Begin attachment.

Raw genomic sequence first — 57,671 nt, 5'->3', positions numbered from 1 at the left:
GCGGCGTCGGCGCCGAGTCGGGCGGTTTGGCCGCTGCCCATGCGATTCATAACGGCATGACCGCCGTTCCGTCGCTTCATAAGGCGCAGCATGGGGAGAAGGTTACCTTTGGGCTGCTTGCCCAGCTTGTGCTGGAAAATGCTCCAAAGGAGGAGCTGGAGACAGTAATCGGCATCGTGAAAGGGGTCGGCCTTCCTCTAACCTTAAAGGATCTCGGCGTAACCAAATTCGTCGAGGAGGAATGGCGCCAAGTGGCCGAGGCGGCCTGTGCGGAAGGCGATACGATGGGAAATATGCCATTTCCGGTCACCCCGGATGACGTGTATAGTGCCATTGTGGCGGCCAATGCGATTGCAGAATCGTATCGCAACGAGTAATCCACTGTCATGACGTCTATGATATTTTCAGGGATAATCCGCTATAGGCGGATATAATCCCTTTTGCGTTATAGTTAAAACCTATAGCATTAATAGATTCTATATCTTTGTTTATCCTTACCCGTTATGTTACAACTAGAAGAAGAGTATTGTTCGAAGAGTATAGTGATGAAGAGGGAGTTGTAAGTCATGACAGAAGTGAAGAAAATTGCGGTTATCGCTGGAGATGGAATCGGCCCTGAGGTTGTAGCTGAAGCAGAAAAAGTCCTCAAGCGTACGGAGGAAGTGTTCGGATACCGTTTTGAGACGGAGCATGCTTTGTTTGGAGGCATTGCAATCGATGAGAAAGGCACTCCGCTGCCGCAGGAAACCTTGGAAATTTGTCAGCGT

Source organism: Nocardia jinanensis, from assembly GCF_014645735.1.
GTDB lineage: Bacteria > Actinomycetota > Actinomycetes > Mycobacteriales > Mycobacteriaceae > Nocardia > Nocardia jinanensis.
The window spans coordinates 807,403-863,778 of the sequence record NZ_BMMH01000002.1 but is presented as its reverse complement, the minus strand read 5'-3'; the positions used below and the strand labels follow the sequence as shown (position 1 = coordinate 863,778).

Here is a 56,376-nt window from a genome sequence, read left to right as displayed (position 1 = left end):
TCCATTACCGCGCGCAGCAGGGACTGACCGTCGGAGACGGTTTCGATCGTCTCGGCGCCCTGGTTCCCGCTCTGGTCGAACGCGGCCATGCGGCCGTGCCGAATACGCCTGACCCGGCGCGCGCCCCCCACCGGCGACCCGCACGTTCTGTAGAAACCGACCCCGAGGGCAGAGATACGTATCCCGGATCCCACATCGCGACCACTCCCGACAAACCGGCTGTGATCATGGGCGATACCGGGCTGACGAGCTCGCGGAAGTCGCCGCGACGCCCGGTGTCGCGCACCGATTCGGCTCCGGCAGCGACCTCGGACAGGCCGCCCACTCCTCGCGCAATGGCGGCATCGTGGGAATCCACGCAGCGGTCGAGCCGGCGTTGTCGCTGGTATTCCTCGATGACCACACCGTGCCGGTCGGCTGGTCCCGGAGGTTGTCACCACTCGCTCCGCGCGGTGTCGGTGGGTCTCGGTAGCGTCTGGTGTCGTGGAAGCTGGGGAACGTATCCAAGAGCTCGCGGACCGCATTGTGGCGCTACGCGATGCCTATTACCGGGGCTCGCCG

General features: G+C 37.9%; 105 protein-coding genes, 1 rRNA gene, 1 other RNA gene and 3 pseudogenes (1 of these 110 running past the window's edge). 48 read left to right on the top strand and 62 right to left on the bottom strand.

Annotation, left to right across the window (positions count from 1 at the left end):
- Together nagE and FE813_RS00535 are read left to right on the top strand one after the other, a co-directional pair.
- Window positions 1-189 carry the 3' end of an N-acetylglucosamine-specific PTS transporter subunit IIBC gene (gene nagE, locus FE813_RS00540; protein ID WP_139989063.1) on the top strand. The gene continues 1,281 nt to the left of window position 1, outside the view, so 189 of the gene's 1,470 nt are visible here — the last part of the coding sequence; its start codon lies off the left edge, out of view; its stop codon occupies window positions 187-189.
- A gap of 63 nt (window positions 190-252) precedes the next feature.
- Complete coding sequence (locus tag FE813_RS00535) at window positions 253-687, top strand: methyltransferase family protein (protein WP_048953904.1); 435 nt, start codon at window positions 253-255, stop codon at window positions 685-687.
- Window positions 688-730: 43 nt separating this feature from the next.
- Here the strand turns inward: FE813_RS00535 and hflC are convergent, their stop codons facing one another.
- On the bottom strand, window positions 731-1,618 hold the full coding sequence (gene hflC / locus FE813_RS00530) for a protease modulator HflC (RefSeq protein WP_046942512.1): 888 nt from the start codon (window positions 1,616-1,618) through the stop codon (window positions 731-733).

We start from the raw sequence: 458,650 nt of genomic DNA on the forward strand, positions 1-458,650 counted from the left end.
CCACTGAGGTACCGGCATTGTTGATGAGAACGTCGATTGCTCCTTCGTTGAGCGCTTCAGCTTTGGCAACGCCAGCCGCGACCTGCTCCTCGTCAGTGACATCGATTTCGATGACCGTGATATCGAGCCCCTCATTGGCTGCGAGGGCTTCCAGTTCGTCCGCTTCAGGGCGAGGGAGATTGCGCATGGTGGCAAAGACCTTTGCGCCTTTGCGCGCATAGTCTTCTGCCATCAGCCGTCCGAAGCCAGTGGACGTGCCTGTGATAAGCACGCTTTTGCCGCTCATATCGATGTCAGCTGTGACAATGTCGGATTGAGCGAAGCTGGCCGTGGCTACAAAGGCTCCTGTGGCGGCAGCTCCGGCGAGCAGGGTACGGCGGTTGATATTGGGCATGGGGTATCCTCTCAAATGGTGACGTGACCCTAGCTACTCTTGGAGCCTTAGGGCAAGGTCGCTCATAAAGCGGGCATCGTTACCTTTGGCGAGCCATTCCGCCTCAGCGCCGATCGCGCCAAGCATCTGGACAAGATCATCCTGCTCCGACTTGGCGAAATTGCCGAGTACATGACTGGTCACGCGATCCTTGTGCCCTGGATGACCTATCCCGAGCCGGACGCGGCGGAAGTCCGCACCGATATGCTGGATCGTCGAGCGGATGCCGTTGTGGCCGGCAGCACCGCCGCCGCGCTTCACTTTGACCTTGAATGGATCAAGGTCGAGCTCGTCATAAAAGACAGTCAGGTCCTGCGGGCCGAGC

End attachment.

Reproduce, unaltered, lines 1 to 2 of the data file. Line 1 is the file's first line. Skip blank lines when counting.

Raw genomic sequence first — 57,671 nt, 5'->3', positions numbered from 1 at the left:
GCGGCGTCGGCGCCGAGTCGGGCGGTTTGGCCGCTGCCCATGCGATTCATAACGGCATGACCGCCGTTCCGTCGCTTCATAAGGCGCAGCATGGGGAGAAGGTTACCTTTGGGCTGCTTGCCCAGCTTGTGCTGGAAAATGCTCCAAAGGAGGAGCTGGAGACAGTAATCGGCATCGTGAAAGGGGTCGGCCTTCCTCTAACCTTAAAGGATCTCGGCGTAACCAAATTCGTCGAGGAGGAATGGCGCCAAGTGGCCGAGGCGGCCTGTGCGGAAGGCGATACGATGGGAAATATGCCATTTCCGGTCACCCCGGATGACGTGTATAGTGCCATTGTGGCGGCCAATGCGATTGCAGAATCGTATCGCAACGAGTAATCCACTGTCATGACGTCTATGATATTTTCAGGGATAATCCGCTATAGGCGGATATAATCCCTTTTGCGTTATAGTTAAAACCTATAGCATTAATAGATTCTATATCTTTGTTTATCCTTACCCGTTATGTTACAACTAGAAGAAGAGTATTGTTCGAAGAGTATAGTGATGAAGAGGGAGTTGTAAGTCATGACAGAAGTGAAGAAAATTGCGGTTATCGCTGGAGATGGAATCGGCCCTGAGGTTGTAGCTGAAGCAGAAAAAGTCCTCAAGCGTACGGAGGAAGTGTTCGGATACCGTTTTGAGACGGAGCATGCTTTGTTTGGAGGCATTGCAATCGATGAGAAAGGCACTCCGCTGCCGCAGGAAACCTTGGAAATTTGTCAGCGT